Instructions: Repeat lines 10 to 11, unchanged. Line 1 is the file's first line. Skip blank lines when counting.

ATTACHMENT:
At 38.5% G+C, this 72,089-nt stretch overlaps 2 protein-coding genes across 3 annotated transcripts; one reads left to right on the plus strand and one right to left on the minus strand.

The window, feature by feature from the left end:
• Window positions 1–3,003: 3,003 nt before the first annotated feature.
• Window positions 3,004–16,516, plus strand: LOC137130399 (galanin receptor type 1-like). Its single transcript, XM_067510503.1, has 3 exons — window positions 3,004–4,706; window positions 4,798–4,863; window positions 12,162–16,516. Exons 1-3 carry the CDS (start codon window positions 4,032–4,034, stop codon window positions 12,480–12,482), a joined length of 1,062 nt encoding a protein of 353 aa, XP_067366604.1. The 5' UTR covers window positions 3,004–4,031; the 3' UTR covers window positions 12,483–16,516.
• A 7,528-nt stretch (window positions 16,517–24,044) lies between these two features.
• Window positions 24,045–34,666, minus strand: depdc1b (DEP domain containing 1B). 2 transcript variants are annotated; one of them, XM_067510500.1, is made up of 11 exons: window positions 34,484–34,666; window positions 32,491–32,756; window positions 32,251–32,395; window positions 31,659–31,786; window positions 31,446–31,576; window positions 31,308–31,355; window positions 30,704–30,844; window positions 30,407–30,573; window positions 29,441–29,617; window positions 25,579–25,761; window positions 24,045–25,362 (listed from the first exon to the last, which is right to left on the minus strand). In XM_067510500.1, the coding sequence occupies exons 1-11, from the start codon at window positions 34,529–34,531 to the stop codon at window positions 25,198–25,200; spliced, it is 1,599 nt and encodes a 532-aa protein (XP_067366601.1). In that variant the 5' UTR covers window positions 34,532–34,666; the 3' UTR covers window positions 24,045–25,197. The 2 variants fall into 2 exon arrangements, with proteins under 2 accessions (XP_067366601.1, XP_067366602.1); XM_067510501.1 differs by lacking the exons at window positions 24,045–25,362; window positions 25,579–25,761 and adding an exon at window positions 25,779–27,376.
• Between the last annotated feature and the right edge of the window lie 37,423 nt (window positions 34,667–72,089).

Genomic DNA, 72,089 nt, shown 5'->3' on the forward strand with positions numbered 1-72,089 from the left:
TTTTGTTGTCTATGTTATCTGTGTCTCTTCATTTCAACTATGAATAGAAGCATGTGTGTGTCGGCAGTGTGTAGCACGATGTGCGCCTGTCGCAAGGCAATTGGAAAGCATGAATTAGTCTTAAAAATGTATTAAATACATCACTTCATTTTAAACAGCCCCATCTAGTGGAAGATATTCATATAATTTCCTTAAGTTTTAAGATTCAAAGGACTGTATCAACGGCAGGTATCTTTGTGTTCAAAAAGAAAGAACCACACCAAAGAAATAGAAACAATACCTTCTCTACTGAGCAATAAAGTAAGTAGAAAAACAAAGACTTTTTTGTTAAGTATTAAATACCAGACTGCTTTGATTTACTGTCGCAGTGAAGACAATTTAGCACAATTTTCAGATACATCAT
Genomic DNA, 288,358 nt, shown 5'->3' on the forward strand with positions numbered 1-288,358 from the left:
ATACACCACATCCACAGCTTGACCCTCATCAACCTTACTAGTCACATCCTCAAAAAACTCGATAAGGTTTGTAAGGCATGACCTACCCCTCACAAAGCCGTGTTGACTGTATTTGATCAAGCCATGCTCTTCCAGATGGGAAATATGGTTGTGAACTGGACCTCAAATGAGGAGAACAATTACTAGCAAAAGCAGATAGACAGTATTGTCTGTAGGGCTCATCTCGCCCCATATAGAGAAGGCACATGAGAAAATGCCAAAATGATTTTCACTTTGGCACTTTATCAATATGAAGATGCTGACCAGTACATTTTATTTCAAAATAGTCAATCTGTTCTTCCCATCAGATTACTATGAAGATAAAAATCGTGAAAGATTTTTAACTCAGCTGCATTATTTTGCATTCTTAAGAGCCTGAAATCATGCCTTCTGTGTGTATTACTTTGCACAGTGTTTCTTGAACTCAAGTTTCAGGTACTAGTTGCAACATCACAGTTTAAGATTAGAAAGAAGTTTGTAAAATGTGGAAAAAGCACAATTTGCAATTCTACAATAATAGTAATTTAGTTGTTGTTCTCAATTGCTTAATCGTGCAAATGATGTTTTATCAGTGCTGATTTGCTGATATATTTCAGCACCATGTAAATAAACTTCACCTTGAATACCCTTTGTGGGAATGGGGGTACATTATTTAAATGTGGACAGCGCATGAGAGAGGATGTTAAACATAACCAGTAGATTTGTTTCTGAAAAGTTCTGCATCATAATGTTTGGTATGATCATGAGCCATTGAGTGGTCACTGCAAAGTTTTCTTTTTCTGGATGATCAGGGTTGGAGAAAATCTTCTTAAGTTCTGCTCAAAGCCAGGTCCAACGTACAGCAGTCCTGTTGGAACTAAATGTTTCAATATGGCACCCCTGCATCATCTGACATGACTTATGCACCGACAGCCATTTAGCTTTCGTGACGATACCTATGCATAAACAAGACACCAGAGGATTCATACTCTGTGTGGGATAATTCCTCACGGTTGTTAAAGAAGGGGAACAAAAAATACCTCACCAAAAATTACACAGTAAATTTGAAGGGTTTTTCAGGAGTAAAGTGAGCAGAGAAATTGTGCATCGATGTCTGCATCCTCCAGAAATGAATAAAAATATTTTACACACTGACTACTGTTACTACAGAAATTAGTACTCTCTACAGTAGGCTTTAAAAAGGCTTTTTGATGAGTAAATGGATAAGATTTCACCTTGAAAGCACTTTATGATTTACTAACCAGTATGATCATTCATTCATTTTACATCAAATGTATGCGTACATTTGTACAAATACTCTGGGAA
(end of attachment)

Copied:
Genomic DNA, 288,358 nt, shown 5'->3' on the forward strand with positions numbered 1-288,358 from the left:
ATACACCACATCCACAGCTTGACCCTCATCAACCTTACTAGTCACATCCTCAAAAAACTCGATAAGGTTTGTAAGGCATGACCTACCCCTCACAAAGCCGTGTTGACTGTATTTGATCAAGCCATGCTCTTCCAGATGGGAAATATGGTTGTGAACTGGACCTCAAATGAGGAGAACAATTACTAGCAAAAGCAGATAGACAGTATTGTCTGTAGGGCTCATCTCGCCCCATATAGAGAAGGCACATGAGAAAATGCCAAAATGATTTTCACTTTGGCACTTTATCAATATGAAGATGCTGACCAGTACATTTTATTTCAAAATAGTCAATCTGTTCTTCCCATCAGATTACTATGAAGATAAAAATCGTGAAAGATTTTTAACTCAGCTGCATTATTTTGCATTCTTAAGAGCCTGAAATCATGCCTTCTGTGTGTATTACTTTGCACAGTGTTTCTTGAACTCAAGTTTCAGGTACTAGTTGCAACATCACAGTTTAAGATTAGAAAGAAGTTTGTAAAATGTGGAAAAAGCACAATTTGCAATTCTACAATAATAGTAATTTAGTTGTTGTTCTCAATTGCTTAATCGTGCAAATGATGTTTTATCAGTGCTGATTTGCTGATATATTTCAGCACCATGTAAATAAACTTCACCTTGAATACCCTTTGTGGGAATGGGGGTACATTATTTAAATGTGGACAGCGCATGAGAGAGGATGTTAAACATAACCAGTAGATTTGTTTCTGAAAAGTTCTGCATCATAATGTTTGGTATGATCATGAGCCATTGAGTGGTCACTGCAAAGTTTTCTTTTTCTGGATGATCAGGGTTGGAGAAAATCTTCTTAAGTTCTGCTCAAAGCCAGGTCCAACGTACAGCAGTCCTGTTGGAACTAAATGTTTCAATATGGCACCCCTGCATCATCTGACATGACTTATGCACCGACAGCCATTTAGCTTTCGTGACGATACCTATGCATAAACAAGACACCAGAGGATTCATACTCTGTGTGGGATAATTCCTCACGGTTGTTAAAGAAGGGGAACAAAAAATACCTCACCAAAAATTACACAGTAAATTTGAAGGGTTTTTCAGGAGTAAAGTGAGCAGAGAAATTGTGCATCGATGTCTGCATCCTCCAGAAATGAATAAAAATATTTTACACACTGACTACTGTTACTACAGAAATTAGTACTCTCTACAGTAGGCTTTAAAAAGGCTTTTTGATGAGTAAATGGATAAGATTTCACCTTGAAAGCACTTTATGATTTACTAACCAGTATGATCATTCATTCATTTTACATCAAATGTATGCGTACATTTGTACAAATACTCTGGGAA